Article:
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Cold Souls

by Yoda
posted on 4/02/10
To describe Cold Souls as "high concept" would be an understatement. Concepts don't get much higher than this, and following suit might help you enjoy it. If Charlie Kaufman were a character in Pineapple Express and loved Tolstoy, this is the kind of thing he might dream up.

Paul Giamatti plays a version of himself...literally. He's not playing a character similar to him, he's playing Paul Giamatti, though one would hope a more melancholy version of whoever he really is. His character (if that's the right word) is starring in a production of "Uncle Vanya," a famous Russian play. It's also fairly depressing. But I repeat myself.

Giamatti's having trouble nailing down his performance and stumbles across a service that promises to extract your soul and store it indefinitely, thereby relieving you of any abstract spiritual burdens you might be carrying. He has the procedure done and is alarmed to find out that his soul resembles a chickpea, though I struggle to produce a vegetable he would have found much less alarming.

Subtle side effects begin to show up. His performance on stage suddenly lacks empathy. His wife feels that something is wrong. Everyone seems to understand that something is missing from him; eventually, he decides he needs his soul back.

That's a problem, because as secure as the sterile storage facility appears to be, Giamatti's soul has been stolen. When he returns to claim it he is offered a loaner; he can choose any of the anonymously donated souls they have until it's found. He settles on a Russian poet, which has the side effect of making his performance in "Uncle Vanya" deeply heartfelt because his heart has now, in fact, felt it. This works for a time, but produces strange visions and merely substitutes someone else's burdens for his own. A bit of sleuthing reveals that his soul is in Russia, and he must travel there to retrieve it.

There are a few wrinkles in the soul extraction procedure that have serious implications. Most notable is that they cannot extract the entire soul, and that fragments of each soul stored inside someone are left behind. This is particularly consequential for Nina (Dina Korzun), who is a soul "mule," importing souls from Russia by carrying them inside herself. The fragments of each soul she's carried begin to pile up, which raises the question as to whether or not there's still room for her own.

Possible metaphors abound. Is Cold Souls about technology slowly suppressing and extracting all the things that make us human? Is it an allegory for the nature of acting itself and how each performance requires someone to let another soul inhabit them for a time? Possibly both; maybe neither. Its message, if it has one, is hiding in plain sight among countless alternatives.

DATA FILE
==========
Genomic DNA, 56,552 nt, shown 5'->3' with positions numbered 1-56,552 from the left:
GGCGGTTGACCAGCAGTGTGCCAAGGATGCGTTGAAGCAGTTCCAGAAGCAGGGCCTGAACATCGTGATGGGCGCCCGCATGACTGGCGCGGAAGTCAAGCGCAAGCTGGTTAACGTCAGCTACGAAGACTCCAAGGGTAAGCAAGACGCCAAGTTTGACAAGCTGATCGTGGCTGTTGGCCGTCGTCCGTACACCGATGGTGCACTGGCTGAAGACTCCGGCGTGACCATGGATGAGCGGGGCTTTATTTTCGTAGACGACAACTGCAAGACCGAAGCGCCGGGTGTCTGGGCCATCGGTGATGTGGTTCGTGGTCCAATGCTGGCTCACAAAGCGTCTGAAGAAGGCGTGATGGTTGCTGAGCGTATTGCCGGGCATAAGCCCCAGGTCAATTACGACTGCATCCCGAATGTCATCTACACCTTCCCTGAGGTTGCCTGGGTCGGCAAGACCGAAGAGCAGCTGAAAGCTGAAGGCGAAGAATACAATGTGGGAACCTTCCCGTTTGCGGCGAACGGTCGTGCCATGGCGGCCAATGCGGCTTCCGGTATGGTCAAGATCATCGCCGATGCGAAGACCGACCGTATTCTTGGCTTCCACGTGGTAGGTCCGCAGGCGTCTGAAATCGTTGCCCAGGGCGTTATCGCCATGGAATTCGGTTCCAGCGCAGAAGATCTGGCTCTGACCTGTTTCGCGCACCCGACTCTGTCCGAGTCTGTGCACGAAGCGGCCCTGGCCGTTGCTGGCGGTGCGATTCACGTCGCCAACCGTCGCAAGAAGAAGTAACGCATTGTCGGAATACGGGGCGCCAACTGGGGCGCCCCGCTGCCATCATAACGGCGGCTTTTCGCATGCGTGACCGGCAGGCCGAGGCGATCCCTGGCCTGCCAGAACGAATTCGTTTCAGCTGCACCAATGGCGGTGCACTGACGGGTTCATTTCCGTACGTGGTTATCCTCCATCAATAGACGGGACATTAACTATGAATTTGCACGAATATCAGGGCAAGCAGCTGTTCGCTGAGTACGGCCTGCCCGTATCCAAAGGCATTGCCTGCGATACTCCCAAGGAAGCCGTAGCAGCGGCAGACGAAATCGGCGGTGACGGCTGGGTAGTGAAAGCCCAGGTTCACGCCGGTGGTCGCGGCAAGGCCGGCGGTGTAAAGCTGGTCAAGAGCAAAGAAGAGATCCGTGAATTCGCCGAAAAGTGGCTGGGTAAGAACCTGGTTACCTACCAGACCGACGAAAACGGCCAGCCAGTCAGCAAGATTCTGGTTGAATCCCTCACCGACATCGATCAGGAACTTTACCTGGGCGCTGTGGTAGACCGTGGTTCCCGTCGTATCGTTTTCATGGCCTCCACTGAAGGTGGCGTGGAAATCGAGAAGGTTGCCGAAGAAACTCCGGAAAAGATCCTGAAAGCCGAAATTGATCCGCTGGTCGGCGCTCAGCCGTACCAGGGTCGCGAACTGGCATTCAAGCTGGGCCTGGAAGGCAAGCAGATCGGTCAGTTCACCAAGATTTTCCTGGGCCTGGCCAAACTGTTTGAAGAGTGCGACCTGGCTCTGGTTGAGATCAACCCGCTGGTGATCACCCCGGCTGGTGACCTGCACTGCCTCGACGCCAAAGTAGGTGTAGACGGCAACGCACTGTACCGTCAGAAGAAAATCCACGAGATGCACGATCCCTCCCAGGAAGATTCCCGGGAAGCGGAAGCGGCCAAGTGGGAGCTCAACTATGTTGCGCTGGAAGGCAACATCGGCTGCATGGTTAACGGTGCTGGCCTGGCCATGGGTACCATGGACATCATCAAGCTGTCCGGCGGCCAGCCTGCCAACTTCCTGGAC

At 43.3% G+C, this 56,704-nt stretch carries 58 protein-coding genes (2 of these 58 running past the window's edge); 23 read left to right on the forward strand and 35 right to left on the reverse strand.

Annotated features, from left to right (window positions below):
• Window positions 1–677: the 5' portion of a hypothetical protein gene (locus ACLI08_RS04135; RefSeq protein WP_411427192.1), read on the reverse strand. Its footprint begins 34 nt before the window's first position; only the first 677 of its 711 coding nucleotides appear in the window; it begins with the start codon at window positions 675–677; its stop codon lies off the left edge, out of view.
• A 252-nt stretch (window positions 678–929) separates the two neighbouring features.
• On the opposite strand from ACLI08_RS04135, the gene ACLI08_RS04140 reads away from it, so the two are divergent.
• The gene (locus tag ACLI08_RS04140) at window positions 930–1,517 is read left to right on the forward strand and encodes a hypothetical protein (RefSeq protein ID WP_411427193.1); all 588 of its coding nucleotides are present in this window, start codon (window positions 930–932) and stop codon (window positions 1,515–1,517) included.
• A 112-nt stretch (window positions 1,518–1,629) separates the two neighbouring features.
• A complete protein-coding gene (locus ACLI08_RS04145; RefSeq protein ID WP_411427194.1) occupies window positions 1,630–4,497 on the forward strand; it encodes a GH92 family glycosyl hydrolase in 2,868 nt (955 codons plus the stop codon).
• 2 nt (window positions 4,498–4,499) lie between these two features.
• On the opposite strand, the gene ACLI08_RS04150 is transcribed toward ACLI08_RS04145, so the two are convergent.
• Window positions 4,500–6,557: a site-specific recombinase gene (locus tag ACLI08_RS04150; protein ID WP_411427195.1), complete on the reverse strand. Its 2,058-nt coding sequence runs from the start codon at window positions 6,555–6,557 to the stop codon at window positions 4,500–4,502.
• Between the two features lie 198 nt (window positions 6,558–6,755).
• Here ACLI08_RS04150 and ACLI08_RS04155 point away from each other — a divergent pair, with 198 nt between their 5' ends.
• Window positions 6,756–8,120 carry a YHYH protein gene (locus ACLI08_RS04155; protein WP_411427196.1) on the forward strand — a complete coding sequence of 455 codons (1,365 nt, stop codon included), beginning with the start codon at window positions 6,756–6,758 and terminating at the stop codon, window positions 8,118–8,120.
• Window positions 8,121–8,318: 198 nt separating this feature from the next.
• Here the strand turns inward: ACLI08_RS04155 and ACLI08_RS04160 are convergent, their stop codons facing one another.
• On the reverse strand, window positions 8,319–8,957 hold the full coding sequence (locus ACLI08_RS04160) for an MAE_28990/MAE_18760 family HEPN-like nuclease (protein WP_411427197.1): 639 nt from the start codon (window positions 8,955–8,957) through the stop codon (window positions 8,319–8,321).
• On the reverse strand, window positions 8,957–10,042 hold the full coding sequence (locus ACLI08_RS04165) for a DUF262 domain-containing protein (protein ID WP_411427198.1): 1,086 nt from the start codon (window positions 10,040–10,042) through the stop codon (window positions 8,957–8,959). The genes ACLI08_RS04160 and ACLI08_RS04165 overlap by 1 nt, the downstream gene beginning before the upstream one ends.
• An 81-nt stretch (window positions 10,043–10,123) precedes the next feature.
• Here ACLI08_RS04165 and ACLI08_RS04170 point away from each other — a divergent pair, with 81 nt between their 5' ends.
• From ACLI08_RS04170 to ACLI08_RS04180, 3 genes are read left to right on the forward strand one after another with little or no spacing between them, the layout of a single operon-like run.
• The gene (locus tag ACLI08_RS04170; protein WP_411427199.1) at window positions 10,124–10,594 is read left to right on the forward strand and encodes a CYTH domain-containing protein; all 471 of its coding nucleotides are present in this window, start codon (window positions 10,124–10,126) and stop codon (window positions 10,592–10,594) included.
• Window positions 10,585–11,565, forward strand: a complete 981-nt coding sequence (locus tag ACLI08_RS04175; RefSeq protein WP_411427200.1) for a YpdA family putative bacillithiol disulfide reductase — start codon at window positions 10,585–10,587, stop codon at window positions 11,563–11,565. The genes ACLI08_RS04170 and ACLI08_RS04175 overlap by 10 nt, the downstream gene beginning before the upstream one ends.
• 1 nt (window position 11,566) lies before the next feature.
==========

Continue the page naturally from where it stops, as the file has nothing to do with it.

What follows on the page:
The personal and destructive nature of the commodity is emphasized in numerous ways. Nina is not unlike a prostitute, and one shot in particular makes the comparison clear. People line up at a dispensary in Russia to either pawn their souls, or make a futile attempt to buy them back. Both provoke thoughts of classic Russian literature.

The premise is fascinating, but largely unexplored. As much as we may want the mechanics and reaction of the world at large to this service to be expounded on, however, it's probably wise that they aren't.

This is one of those films that is more interesting to discuss than it is to watch. The implications of a world where souls have been isolated and can be removed are far-reaching, and by ignoring most of them outright Cold Souls invites us to speculate. Whether or not this is a stroke of genius or a missed opportunity will depend on your perspective, though it's worth noting that if one were to substitute Giamatti's soul for anything of sentimental value to him, the film wouldn't be much different.

There is a deeply poignant moment near the film's end where Giamatti chooses (after refusing the first time) to actually see the contents of his soul. It is different than he expected. Is his soul either beautiful or ugly in an objective sense, or is it inherently beautiful simply because it encompasses an entire human being? Whatever else it is, it is undeniably him. I am reminded of the words often (though mistakenly) attributed to famous Christian author C.S. Lewis:

"You don't have a Soul, you are a Soul. You have a body."